This article contains spoilers from the Season Four of the Netflix show “Big Mouth,” which started streaming on Dec. 4, 2020.
Since June, the recasting of Missy Foreman-Greenwald's voice on Netlix’s adult animated show “Big Mouth” has helped put forward the conversation of how television showrunners should handle white voice actors playing characters of color. Though, by the time the decision had been made to give Missy a new voice, the majority of Slate’s lines had already been recorded; they decided to bring in her new voice at the end of the season after Missy spends it starting her racial identity discovery.
A journey I found myself relating to in every episode that touched on it.
A New Fit, A New Fight
Her journey into embracing her Blackness first begins in episode two, “The Hugest Period Ever,” when she visits family in Atlanta. This is where we meet Missy’s father’s side of the family, namely her two cousins Lena and Quinta (voiced by Lena Waithe and Quinta Brunson).
On two notable occasions in season four, Missy ends up breaking the fourth wall in regards to her voice actress being a white woman: the first of these instances is after Quinta says the line “N*ggas ain’t shit,” and Missy immediately becomes uncomfortable and replies “N-word alert.”
The cousins criticize her mother immediately for teaching her that and Missy explains that yes, her mother told her she was never supposed to say that word. Lena tells her she can still say it and Missy replies she definitely cannot.
As if to emphasize this point, Missy looks directly at the viewer and says “I promise you, it is not okay for me to say that word.” This is when you realize Missy herself is not saying it isn’t okay for her to say the word—it is Jenny Slate herself going right to the audience and acknowledging her role as a white actress playing a character that is both Black and white Jewish.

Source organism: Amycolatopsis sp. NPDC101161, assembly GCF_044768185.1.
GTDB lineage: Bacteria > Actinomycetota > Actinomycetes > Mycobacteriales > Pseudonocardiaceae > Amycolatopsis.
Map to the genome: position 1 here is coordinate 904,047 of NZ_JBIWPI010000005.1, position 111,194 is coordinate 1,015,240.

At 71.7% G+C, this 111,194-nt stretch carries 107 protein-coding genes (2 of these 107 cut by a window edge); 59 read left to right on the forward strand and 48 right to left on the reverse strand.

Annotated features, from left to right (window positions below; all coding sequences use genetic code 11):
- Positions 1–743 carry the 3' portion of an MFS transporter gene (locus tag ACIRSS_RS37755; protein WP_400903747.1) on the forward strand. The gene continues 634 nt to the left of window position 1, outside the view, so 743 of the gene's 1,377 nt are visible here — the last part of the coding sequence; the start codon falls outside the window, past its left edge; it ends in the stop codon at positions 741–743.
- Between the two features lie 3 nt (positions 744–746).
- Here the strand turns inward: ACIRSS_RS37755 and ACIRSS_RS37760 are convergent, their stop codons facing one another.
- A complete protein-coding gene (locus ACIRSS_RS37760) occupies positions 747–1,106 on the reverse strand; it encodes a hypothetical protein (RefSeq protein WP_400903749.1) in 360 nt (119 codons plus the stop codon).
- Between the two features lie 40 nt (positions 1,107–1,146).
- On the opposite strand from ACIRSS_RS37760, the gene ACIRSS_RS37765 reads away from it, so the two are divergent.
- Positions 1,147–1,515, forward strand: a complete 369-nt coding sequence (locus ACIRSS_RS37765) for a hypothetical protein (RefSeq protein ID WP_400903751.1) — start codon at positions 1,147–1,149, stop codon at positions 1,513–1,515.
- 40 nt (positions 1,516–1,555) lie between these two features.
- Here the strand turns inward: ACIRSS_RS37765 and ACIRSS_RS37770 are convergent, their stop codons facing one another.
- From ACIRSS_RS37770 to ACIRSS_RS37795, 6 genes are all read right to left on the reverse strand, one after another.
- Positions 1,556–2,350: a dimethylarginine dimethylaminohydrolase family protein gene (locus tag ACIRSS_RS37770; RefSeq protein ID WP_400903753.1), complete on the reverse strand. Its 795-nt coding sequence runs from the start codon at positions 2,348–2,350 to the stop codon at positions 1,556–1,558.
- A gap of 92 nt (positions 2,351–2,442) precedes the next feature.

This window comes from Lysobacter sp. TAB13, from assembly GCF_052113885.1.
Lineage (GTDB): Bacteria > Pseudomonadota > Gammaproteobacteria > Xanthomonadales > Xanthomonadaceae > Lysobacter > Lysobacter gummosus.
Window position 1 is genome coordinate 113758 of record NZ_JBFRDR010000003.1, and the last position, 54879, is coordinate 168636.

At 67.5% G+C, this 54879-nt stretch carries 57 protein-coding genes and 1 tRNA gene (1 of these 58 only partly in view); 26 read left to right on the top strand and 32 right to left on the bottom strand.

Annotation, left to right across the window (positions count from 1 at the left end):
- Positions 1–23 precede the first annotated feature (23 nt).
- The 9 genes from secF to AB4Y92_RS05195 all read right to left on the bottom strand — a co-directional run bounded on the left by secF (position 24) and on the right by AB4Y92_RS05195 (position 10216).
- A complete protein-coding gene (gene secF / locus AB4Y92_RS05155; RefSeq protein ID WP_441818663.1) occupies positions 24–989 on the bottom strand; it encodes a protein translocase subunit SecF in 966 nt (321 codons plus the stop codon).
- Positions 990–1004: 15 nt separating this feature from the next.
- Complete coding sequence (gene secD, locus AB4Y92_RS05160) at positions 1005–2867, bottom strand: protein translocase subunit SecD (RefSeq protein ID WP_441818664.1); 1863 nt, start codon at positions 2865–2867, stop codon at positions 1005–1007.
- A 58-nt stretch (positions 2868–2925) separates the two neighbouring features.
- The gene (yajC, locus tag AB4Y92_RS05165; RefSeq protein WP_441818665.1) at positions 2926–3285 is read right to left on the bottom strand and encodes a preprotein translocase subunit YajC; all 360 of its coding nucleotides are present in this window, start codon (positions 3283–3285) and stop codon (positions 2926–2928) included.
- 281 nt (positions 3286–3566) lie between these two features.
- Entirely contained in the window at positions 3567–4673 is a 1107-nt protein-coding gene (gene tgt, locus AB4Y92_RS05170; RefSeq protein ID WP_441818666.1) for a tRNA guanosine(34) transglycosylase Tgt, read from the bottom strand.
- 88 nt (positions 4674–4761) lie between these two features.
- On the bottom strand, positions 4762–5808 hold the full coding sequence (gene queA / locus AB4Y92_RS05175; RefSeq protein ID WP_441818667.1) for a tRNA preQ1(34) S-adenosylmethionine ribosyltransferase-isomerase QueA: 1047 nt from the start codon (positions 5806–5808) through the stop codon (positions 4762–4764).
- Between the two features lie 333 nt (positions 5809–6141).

Slate’s whiteness, in this case, prevented Missy’s character from being able to say a word that could have potentially opened a door to a conversation about the reclamation of slurs by minority groups. I think a conversation like this could come on a later season of “Big Mouth,” however.
Missy goes on to tell her cousins that she was raised in a post-racial household (something I was also raised to believe, being Black and white) and the cousins retort by telling her:
“Your parents have never let you be Black.”
This whole episode truly shook me to my core. It was nearly the same exact thing people had told me during my time in college the longer I was enrolled. More so it shook me because I didn’t know I was Black until I was 11 years old and in fifth grade.